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On-campus food sales to students unaffected by new county tax



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A sign hangs on the cash register of The Round café in Forest Residence Center informs students of the new Monroe County food and beverage tax. The 1-percent tax will not apply to food courts or stores on the IU campus for current students. Peter Talbot Buy Photos

The food and beverage tax passed by the Monroe County City Council on Dec. 13, 2017 will not apply to food courts or stores on the IU campus for current students.

This 1-percent tax will apply to Monroe County, and it will help fund the expansion of the Monroe County Convention Center, and it applies to any transaction of food and drinks that are “furnished, prepared or served” at the store’s location.

“This will not affect students eating on on-campus locations in any way,” said Rahul Shrivistav, the Director of Dining. “We will always be tax-exempt.”

The tax includes food and beverages that are sold in a heated state or served with eating utensils, straws, glasses, or plates. Any unprepared food or previously untaxed food will be unaffected by the tax. The tax went into effect on February 1, 2018. 

“It will be pretty much anything at a restaurant,” said Geoff McKim, an at-large representative of the Monroe County Council. “But ordinary groceries are not taxable.”

Although locations such as the Wright Food Court are safe, Shrivistav said that faculty, staff and visitors are expected to pay the food and beverage tax at on-campus locations. He said that only students receive a tax-exempt status on campus.

Students at the Dec. 13 meeting were divided about the tax bill, with some expressing concern that it would still disproportionately affect students. Those lobbying against the bill included the IU College Republicans club, who stated that the students paying the tax would not be able to enjoy the benefits of the convention center before their graduation.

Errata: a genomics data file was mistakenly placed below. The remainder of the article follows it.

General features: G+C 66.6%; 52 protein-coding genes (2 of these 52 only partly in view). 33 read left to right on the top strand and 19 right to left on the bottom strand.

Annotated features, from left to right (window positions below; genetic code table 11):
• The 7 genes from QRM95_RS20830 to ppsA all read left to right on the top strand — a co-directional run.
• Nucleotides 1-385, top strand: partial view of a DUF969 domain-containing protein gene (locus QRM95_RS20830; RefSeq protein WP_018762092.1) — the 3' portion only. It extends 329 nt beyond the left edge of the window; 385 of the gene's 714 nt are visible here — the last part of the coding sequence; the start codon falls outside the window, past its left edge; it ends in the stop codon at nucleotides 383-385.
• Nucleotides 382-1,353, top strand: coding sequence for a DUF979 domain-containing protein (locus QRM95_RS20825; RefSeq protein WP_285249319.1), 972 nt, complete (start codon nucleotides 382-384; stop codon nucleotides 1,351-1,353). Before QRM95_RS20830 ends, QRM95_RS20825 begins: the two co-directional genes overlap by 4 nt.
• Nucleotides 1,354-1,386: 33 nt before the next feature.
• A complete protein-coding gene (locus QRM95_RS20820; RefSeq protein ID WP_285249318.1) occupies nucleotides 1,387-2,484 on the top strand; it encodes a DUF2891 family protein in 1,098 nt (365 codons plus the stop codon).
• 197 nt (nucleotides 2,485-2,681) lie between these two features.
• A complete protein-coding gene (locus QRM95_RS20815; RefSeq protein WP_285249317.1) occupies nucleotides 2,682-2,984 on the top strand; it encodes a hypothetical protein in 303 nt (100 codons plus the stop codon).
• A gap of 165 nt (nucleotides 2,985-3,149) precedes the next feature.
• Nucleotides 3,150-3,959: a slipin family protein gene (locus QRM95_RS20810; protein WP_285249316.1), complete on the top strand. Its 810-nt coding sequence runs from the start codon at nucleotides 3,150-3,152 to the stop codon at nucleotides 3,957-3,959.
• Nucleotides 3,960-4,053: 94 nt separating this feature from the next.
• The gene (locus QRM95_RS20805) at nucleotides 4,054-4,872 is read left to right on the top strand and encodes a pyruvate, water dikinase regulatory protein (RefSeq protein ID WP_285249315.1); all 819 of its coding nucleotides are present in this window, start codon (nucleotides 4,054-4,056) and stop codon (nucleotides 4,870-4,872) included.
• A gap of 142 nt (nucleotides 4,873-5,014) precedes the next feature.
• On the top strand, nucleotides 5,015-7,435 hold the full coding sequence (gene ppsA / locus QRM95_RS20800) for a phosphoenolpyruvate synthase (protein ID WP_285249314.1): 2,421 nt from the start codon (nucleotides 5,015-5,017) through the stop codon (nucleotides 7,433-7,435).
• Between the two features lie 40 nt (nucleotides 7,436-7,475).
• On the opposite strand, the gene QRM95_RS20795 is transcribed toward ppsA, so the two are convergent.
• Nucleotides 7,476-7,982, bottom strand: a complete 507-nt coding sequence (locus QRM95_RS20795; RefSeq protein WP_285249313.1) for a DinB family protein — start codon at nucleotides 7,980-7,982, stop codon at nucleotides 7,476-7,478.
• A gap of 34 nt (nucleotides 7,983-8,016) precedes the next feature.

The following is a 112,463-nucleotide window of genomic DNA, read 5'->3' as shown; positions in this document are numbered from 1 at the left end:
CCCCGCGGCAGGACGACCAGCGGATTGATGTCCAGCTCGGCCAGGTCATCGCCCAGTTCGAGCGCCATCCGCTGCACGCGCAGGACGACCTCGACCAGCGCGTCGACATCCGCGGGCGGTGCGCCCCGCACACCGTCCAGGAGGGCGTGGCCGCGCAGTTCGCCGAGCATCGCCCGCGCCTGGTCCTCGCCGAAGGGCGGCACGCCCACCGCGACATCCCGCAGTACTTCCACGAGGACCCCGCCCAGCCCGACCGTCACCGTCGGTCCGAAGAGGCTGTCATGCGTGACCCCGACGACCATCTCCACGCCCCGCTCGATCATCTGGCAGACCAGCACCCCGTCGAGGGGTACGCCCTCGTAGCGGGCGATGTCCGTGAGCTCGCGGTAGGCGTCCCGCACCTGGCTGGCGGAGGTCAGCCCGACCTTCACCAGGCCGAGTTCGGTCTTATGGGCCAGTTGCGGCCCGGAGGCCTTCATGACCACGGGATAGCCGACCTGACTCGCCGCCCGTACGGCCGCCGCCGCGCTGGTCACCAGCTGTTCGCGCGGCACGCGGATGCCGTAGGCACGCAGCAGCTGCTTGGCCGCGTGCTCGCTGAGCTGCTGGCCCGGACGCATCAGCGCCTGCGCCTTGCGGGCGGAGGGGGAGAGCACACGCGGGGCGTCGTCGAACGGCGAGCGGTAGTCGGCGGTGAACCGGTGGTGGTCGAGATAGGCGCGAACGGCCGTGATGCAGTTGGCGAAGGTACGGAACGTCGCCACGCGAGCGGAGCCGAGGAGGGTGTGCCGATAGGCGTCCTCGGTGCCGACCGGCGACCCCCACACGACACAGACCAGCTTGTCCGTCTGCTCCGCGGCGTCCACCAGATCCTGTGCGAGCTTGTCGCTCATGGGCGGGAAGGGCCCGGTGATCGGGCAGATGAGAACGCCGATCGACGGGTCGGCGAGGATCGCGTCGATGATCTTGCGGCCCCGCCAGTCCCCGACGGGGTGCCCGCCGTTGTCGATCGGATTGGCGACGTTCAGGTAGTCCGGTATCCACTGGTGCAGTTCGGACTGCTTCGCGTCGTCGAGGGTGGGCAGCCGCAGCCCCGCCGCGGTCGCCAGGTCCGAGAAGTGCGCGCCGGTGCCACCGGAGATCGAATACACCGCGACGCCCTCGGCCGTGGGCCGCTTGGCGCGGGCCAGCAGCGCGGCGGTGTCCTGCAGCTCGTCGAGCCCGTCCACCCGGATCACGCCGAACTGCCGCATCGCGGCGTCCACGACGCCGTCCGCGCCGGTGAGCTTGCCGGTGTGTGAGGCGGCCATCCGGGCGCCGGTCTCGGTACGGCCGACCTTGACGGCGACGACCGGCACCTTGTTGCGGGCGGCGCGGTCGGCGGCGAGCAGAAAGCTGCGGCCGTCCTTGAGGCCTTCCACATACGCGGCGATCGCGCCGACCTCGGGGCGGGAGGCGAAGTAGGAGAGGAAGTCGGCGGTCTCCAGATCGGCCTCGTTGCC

According to a previous IDS report, some students also expressed their disapproval at the vote taking place during finals week, which made it difficult for students to express their opinions on the issue.

Lee Jones, another Monroe County Council member, voted against the bill and said that a food and beverage tax was not a good way to fund the Monroe County convention center. She said, however, that it was the only funding source that the state would allow.

“Students do seem to spend more on these foods and beverages,” she said.

McKim voted in favor of the bill and said that the convention center will benefit students. The overall vote was 4-3. 

“Student groups use the convention center, students work at the convention center, they intern at the convention center,” he said. “IU uses the convention as an expansion when buildings are under construction.”

McKim said that he had been working on the expansion of the convention center for four years and that the timing of the project seemed to be appropriate. He said that it would promote tourism in Bloomington and that it would benefit the city in numerous ways.

“It’s a part of the community,” McKim said, referring to the convention center.

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